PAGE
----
Today, Sunday the 9th, we drove to Cahokia Mounds! First we toured the museum and learned about the Cahokia Indians and the actual site itself. I was fascinated by the Cahokia Indians’ skills with carving and pottery, and their creation of the “Woodhenge” circular post site for use as a clock and calendar. I was also surprised to learn that the largest earthen mound at Cahokia (Monks Mound) has a base area slightly larger than the Giza Pyramid, of course it isn’t as tall. From the top of Monks Mound we could see the St. Louis Arch, as well as miles around in all directions — truly a remarkable structure and civilization. One downside to this amazing site was all the urban development right next to and around it. The back of the Woodhenge circle was mere feet away from a fenced-off, industrial asphalt supply company…and all the run-down depression of East St. Louis was just up the road.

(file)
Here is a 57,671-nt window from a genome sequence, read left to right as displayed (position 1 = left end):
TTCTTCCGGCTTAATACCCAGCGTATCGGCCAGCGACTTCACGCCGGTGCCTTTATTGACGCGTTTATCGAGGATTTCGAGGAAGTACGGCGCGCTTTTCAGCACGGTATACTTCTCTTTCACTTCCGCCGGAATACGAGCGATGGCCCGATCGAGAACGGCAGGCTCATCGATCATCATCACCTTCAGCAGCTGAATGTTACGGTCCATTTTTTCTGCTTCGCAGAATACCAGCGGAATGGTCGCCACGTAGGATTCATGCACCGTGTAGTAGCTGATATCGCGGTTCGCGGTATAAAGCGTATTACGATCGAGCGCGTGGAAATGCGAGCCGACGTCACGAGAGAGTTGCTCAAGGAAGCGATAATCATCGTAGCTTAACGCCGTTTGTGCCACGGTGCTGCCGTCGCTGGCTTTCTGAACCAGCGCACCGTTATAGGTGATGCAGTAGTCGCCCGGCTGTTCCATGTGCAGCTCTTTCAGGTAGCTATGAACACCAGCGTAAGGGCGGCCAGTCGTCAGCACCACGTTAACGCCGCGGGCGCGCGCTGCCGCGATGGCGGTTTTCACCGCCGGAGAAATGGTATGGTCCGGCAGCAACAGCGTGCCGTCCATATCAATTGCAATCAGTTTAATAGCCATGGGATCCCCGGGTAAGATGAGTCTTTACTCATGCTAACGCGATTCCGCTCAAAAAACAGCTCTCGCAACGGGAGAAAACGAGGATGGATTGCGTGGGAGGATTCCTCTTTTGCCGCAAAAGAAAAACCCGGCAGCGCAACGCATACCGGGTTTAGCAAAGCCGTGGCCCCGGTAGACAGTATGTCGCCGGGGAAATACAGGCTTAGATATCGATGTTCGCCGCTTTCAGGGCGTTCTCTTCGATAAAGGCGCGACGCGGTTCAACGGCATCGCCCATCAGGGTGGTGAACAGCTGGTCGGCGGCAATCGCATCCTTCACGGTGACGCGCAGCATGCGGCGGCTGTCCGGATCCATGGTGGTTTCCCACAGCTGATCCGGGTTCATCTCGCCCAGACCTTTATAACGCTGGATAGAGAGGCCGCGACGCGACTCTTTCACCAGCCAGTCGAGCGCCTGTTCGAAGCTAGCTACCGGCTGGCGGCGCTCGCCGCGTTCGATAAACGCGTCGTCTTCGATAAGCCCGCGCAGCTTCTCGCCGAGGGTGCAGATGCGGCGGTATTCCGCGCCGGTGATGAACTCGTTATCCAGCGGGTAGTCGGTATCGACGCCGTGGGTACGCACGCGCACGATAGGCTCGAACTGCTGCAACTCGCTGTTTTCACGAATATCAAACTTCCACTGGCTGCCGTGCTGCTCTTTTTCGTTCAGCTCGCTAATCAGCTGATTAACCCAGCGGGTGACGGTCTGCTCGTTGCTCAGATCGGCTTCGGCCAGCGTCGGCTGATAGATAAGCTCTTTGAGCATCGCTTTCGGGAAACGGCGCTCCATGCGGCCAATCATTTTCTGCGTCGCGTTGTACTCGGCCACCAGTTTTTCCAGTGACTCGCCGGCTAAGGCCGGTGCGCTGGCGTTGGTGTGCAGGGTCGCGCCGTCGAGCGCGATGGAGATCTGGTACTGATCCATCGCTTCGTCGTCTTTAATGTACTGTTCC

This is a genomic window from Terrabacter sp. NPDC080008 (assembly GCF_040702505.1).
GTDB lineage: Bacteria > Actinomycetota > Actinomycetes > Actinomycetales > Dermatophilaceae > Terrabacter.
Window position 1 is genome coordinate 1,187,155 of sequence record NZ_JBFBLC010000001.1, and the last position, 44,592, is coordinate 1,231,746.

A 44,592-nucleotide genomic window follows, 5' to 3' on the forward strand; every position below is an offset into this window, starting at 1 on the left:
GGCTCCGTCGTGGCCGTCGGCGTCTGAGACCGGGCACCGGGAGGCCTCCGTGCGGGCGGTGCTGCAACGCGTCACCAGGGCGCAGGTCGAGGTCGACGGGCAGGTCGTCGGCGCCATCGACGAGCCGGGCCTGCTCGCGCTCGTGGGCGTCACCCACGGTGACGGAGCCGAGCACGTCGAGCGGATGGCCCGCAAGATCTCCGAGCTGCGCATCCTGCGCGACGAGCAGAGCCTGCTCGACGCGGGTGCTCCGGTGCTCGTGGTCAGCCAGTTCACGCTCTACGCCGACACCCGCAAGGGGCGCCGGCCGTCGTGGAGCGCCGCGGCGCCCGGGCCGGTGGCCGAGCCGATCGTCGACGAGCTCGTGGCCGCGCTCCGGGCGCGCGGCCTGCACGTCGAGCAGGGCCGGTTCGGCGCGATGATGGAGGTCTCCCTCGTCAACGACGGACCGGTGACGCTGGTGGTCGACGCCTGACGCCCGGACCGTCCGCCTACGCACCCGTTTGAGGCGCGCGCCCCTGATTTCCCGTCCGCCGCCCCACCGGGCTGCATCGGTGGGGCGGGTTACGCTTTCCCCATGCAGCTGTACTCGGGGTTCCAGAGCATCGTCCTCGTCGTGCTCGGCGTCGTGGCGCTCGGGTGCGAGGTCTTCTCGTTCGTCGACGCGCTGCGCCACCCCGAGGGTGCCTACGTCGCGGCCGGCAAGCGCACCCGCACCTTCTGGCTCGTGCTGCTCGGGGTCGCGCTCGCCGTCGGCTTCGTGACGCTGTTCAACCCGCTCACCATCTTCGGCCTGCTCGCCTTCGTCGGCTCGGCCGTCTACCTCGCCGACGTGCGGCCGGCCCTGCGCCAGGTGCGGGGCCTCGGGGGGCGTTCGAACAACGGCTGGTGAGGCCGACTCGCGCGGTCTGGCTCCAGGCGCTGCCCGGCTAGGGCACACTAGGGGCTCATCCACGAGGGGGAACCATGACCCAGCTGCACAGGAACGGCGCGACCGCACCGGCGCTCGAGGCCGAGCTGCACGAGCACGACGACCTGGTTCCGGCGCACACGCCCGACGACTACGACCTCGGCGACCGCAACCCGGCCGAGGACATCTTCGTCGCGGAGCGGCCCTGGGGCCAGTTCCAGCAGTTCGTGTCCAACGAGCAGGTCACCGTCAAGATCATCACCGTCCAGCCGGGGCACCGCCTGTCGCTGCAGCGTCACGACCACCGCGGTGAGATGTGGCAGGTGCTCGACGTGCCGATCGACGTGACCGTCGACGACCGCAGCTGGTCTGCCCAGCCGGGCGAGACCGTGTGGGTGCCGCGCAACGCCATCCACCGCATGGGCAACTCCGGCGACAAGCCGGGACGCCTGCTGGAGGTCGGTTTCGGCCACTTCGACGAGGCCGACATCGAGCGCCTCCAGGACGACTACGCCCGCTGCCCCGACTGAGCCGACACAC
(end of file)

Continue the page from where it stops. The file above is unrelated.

They say it’s still unknown what caused the downfall of Cahokia (which reached a population of 20,000 at one point). Based on the amount of resources they had to deplete from the immediate area to supply such a large city — and the fact that archaeologists and researchers claim to have found no distinct evidence of a disease epidemic or large-scale warfare — I think it’s possible that the city reached a dissolution when resources became too insufficient or scarce to maintain its population.
So, that about wraps things up for week #2!
9 June 2013, Carbondale, IL